It’s the waterfalls that Dolores Cavanah really enjoys — the way the water crests and falls; the rippling sound as the water drops into the ponds.
Everything else that has been built up over the past two decades in her amazing garden is, arguably, just window dressing to the waterfalls — but how many people can say they own their own private waterfalls coupled around amazing color of rhododendrons and roses? The Cavanah Garden has been internationally recognized as one of the best gardens in Washington state, probably the West Coast.
And, unless you’re a good friend of Cavanah, one of the only ways to see the garden is through a fundraiser on Sunday, June 2, benefiting Montesano Community Education. While, in other years, organizers have just done garden tours, this time, there’s a wine tasting. Suggested donation is $25, which includes a selection of outstanding wines and food by Savory Faire. Tickets are available at Marshall’s Garden & Pet in Aberdeen, the Elma Variety Store in Elma and Valu Drug in Montesano or call Judy Thompson at (360) 581-3935.
Tickets are also available at the garden on the day of the event, which goes from 1:30 p.m. to 4:30 p.m., on Sunday. The garden can be found by taking Highway 12 to the Brady exit. Continue north on Middle Satsop Road, following the signs for five miles to the Schafer Meadows entrance on the left. Follow the red arrows to the garden.
The event will happen rain or shine. Set on six acres in Schafer Meadows north of Brady, Cavanah started building it by hand and then relied on some heavy lifting by contractors. Yet, every inch of it was hand crafted through her vision. It’s hard to believe it all started as just cow pasture.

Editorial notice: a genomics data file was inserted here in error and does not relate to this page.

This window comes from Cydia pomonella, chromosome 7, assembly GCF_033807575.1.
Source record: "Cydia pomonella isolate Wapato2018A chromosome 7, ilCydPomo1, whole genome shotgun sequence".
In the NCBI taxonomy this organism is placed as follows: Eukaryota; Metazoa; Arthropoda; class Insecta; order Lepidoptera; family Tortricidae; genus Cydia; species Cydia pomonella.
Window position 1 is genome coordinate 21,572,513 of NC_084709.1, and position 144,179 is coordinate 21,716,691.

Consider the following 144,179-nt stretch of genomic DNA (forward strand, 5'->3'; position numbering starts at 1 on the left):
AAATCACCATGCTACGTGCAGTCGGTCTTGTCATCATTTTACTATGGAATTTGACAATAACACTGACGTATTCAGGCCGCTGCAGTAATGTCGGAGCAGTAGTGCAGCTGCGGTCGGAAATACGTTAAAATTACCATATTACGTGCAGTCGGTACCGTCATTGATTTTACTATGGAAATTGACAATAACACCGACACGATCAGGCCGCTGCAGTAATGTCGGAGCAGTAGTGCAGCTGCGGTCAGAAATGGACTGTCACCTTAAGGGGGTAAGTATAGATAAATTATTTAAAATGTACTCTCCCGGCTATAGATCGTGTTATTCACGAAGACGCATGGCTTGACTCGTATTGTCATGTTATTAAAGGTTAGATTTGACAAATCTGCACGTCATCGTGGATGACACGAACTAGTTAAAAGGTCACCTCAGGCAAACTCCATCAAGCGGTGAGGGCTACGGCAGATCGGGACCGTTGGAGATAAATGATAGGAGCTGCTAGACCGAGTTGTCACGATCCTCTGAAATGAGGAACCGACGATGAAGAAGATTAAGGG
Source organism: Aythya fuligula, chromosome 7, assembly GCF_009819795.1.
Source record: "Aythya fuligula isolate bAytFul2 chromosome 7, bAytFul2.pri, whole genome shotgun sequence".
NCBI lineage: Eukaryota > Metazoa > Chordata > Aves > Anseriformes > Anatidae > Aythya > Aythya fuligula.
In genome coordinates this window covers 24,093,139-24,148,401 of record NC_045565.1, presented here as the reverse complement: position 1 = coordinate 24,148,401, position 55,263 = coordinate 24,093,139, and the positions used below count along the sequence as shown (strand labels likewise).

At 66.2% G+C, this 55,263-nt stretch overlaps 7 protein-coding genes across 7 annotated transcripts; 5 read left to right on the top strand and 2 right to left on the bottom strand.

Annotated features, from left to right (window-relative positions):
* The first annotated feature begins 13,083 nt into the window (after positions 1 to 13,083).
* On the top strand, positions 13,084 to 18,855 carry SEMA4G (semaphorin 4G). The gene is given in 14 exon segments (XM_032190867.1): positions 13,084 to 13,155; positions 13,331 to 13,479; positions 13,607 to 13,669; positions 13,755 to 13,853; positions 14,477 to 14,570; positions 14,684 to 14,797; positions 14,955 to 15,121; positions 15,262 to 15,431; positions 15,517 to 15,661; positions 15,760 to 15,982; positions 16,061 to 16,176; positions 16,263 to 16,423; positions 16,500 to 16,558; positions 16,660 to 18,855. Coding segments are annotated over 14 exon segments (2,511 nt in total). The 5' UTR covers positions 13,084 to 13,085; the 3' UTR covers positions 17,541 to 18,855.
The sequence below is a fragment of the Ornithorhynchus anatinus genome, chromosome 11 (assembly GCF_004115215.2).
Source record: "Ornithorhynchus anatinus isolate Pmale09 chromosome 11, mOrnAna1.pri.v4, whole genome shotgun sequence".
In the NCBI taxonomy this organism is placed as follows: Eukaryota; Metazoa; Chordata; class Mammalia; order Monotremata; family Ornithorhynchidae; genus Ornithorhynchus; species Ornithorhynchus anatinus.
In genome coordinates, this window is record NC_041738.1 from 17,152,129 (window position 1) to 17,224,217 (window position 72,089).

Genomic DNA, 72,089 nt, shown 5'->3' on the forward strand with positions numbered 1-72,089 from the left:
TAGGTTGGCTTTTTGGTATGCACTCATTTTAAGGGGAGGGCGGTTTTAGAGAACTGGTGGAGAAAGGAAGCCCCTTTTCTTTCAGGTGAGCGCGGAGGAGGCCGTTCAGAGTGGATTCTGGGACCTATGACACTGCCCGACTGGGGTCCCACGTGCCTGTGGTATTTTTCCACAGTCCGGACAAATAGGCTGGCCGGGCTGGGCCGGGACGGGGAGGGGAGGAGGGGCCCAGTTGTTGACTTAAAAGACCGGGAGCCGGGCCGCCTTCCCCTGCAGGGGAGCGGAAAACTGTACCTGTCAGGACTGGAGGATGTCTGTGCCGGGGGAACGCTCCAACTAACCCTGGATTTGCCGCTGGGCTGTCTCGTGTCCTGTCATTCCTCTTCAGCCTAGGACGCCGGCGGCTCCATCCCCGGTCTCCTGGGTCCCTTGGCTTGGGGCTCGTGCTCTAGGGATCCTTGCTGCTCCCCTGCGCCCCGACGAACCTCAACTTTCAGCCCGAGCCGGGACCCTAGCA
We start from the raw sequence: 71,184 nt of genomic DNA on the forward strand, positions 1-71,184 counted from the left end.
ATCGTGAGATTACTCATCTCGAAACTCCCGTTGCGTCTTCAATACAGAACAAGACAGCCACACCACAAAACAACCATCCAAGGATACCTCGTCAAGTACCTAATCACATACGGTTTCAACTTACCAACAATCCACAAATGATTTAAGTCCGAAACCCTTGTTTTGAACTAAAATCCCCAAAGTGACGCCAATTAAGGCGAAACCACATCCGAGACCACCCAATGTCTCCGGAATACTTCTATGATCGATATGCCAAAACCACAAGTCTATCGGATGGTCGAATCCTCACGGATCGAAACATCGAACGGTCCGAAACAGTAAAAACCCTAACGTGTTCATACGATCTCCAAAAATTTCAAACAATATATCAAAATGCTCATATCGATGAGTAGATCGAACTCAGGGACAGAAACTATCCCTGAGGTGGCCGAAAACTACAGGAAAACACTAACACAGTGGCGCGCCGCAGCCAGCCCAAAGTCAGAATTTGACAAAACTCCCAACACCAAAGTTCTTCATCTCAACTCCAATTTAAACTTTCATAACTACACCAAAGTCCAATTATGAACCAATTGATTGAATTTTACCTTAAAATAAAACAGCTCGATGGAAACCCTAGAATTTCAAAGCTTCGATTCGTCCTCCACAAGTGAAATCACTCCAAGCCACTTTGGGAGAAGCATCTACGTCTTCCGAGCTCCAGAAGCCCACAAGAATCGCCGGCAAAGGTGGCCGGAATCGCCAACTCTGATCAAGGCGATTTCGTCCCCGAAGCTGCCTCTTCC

Cavanah set out to craft gently rolling green hills, a gurgling stream and a tranquil pond with a weeping willow dipping into the water. All of the existing trees — Douglas Fir, western red cedar, hemlock, blue spruce and stands of alder trees — would become the backdrop of her garden.
“Really, it’s not just a garden,” said gardening expert Don Tapio, the extension agent for the WSU Extension Office in Elma. “It’s a mix between a conservatory and an arboretum.”
Besides the elegant trees reaching into the skies, there’s the shrubs that give color — burning bush, fothergilla, dogwoods, oak leaf hydrangea and smoke trees.
There’s the vegetable garden and just level after level of flowers, brush and eye candy, including many statues and pieces of art that dot the area. In some parts of the garden, there are actual rooms that are entered separated by vine-covered gates and doorways, including antique doors from a chapel imported from Durango, Mexico.
Cavanah says she keeps changing the garden as she dreams and gets inspired by what she sees.